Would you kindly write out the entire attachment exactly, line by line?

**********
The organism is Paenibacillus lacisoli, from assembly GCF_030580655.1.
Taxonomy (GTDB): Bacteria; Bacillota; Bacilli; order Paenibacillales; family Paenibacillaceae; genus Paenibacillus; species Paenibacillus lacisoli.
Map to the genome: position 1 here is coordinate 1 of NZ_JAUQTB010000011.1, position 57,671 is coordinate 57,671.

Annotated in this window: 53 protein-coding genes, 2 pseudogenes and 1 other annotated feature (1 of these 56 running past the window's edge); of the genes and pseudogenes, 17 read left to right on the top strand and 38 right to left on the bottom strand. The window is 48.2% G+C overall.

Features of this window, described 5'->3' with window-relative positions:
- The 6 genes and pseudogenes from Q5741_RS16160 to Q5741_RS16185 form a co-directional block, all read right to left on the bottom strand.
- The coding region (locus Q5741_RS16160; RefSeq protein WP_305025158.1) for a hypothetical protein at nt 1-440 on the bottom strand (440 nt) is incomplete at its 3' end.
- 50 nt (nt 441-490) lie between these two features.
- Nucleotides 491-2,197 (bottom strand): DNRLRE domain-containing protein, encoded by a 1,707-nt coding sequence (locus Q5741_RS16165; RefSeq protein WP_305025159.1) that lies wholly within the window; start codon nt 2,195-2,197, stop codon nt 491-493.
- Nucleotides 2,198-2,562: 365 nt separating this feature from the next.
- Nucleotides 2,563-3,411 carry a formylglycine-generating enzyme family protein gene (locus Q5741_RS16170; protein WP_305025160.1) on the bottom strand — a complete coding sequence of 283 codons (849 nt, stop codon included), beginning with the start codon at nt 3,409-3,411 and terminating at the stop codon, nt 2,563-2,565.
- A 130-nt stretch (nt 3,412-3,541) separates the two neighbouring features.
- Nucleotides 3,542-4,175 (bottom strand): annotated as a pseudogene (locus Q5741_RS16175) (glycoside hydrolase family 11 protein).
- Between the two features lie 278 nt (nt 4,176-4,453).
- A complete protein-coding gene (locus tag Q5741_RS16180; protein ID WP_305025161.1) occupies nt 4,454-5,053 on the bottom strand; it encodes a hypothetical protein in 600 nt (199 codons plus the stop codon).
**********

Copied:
The organism is Paenibacillus lacisoli, from assembly GCF_030580655.1.
Taxonomy (GTDB): Bacteria; Bacillota; Bacilli; order Paenibacillales; family Paenibacillaceae; genus Paenibacillus; species Paenibacillus lacisoli.
Map to the genome: position 1 here is coordinate 1 of NZ_JAUQTB010000011.1, position 57,671 is coordinate 57,671.

Annotated in this window: 53 protein-coding genes, 2 pseudogenes and 1 other annotated feature (1 of these 56 running past the window's edge); of the genes and pseudogenes, 17 read left to right on the top strand and 38 right to left on the bottom strand. The window is 48.2% G+C overall.

Features of this window, described 5'->3' with window-relative positions:
- The 6 genes and pseudogenes from Q5741_RS16160 to Q5741_RS16185 form a co-directional block, all read right to left on the bottom strand.
- The coding region (locus Q5741_RS16160; RefSeq protein WP_305025158.1) for a hypothetical protein at nt 1-440 on the bottom strand (440 nt) is incomplete at its 3' end.
- 50 nt (nt 441-490) lie between these two features.
- Nucleotides 491-2,197 (bottom strand): DNRLRE domain-containing protein, encoded by a 1,707-nt coding sequence (locus Q5741_RS16165; RefSeq protein WP_305025159.1) that lies wholly within the window; start codon nt 2,195-2,197, stop codon nt 491-493.
- Nucleotides 2,198-2,562: 365 nt separating this feature from the next.
- Nucleotides 2,563-3,411 carry a formylglycine-generating enzyme family protein gene (locus Q5741_RS16170; protein WP_305025160.1) on the bottom strand — a complete coding sequence of 283 codons (849 nt, stop codon included), beginning with the start codon at nt 3,409-3,411 and terminating at the stop codon, nt 2,563-2,565.
- A 130-nt stretch (nt 3,412-3,541) separates the two neighbouring features.
- Nucleotides 3,542-4,175 (bottom strand): annotated as a pseudogene (locus Q5741_RS16175) (glycoside hydrolase family 11 protein).
- Between the two features lie 278 nt (nt 4,176-4,453).
- A complete protein-coding gene (locus tag Q5741_RS16180; protein ID WP_305025161.1) occupies nt 4,454-5,053 on the bottom strand; it encodes a hypothetical protein in 600 nt (199 codons plus the stop codon).